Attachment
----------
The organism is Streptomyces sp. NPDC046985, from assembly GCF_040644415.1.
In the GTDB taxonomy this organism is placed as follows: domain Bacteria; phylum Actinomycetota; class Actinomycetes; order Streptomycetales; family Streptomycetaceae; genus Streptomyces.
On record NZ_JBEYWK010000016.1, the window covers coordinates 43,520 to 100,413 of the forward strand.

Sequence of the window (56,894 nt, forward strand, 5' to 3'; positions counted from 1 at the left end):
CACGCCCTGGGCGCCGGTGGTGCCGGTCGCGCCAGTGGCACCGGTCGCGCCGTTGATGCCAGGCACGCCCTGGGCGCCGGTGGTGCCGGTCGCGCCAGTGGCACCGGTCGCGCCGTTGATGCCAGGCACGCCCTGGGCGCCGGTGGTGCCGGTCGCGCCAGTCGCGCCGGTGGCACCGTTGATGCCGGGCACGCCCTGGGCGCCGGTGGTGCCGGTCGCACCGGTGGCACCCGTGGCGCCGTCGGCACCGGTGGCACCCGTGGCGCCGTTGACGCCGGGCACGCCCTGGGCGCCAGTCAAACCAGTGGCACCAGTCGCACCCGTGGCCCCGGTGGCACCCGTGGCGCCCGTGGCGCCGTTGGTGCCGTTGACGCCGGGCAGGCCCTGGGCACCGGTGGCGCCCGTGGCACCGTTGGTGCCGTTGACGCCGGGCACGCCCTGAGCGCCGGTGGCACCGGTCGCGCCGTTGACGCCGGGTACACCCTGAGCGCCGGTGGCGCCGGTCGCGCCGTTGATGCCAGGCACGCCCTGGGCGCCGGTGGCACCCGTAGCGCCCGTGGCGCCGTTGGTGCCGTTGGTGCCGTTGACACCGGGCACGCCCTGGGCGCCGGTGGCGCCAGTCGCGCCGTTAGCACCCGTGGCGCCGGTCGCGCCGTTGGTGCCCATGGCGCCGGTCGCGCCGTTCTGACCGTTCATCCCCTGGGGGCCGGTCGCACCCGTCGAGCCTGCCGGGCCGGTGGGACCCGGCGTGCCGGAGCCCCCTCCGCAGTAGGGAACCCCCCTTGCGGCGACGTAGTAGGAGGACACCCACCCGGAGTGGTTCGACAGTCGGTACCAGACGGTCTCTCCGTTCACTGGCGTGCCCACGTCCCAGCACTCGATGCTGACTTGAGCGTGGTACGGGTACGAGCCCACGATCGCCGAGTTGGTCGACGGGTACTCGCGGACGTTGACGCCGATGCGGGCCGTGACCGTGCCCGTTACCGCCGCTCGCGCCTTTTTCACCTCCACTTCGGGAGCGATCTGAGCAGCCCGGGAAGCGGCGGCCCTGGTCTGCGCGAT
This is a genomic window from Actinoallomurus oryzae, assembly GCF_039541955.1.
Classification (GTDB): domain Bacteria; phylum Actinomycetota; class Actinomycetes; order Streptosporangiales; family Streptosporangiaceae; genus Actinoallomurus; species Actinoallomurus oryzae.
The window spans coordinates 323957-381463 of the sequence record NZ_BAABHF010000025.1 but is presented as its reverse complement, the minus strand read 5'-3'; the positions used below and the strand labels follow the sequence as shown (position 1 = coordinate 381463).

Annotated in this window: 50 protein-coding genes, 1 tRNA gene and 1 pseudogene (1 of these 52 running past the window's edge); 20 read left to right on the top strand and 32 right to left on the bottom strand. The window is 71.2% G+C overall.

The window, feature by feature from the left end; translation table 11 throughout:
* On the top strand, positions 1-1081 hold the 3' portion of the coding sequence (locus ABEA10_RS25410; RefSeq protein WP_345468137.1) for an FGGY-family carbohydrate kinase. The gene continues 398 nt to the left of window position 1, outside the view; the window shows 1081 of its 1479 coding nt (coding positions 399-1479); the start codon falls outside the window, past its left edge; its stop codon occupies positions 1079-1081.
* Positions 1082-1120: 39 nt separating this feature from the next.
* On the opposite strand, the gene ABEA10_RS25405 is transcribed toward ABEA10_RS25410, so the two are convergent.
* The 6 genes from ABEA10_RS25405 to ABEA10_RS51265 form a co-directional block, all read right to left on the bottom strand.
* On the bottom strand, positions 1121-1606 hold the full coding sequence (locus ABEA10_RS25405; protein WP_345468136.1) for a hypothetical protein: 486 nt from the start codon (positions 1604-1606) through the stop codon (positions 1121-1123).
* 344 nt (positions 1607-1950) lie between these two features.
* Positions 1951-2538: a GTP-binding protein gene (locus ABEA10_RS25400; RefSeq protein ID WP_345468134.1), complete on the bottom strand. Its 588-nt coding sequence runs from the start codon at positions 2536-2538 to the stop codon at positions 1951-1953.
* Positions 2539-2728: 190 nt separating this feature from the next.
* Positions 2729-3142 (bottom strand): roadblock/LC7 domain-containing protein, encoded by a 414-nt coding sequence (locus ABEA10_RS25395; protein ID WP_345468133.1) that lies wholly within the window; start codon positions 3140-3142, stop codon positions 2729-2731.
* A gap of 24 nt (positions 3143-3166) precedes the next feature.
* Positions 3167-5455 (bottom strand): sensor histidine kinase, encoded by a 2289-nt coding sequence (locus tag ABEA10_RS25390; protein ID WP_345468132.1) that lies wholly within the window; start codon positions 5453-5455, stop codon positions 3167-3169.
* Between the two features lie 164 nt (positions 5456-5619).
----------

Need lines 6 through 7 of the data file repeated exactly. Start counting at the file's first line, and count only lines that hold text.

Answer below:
This is a genomic window from Actinoallomurus oryzae, assembly GCF_039541955.1.
Classification (GTDB): domain Bacteria; phylum Actinomycetota; class Actinomycetes; order Streptosporangiales; family Streptosporangiaceae; genus Actinoallomurus; species Actinoallomurus oryzae.